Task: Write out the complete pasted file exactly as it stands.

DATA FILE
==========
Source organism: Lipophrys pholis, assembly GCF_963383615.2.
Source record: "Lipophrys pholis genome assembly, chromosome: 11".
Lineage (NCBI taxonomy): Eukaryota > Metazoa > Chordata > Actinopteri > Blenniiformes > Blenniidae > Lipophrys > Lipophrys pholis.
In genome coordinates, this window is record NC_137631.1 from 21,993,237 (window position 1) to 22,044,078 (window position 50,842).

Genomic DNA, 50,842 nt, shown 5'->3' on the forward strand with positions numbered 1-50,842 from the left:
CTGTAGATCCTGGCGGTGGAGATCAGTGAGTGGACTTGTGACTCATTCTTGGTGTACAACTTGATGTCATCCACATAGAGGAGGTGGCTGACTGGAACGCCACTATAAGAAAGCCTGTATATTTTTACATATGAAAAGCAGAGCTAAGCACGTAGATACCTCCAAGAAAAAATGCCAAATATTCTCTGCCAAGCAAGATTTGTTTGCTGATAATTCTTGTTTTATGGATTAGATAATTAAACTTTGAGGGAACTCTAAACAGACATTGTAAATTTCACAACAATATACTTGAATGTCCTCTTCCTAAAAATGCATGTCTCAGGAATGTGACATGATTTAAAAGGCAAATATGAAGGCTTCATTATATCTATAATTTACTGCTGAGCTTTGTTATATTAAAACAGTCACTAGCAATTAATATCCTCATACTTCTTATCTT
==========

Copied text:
Source organism: Lipophrys pholis, assembly GCF_963383615.2.
Source record: "Lipophrys pholis genome assembly, chromosome: 11".
Lineage (NCBI taxonomy): Eukaryota > Metazoa > Chordata > Actinopteri > Blenniiformes > Blenniidae > Lipophrys > Lipophrys pholis.
In genome coordinates, this window is record NC_137631.1 from 21,993,237 (window position 1) to 22,044,078 (window position 50,842).

Genomic DNA, 50,842 nt, shown 5'->3' on the forward strand with positions numbered 1-50,842 from the left:
CTGTAGATCCTGGCGGTGGAGATCAGTGAGTGGACTTGTGACTCATTCTTGGTGTACAACTTGATGTCATCCACATAGAGGAGGTGGCTGACTGGAACGCCACTATAAGAAAGCCTGTATATTTTTACATATGAAAAGCAGAGCTAAGCACGTAGATACCTCCAAGAAAAAATGCCAAATATTCTCTGCCAAGCAAGATTTGTTTGCTGATAATTCTTGTTTTATGGATTAGATAATTAAACTTTGAGGGAACTCTAAACAGACATTGTAAATTTCACAACAATATACTTGAATGTCCTCTTCCTAAAAATGCATGTCTCAGGAATGTGACATGATTTAAAAGGCAAATATGAAGGCTTCATTATATCTATAATTTACTGCTGAGCTTTGTTATATTAAAACAGTCACTAGCAATTAATATCCTCATACTTCTTATCTT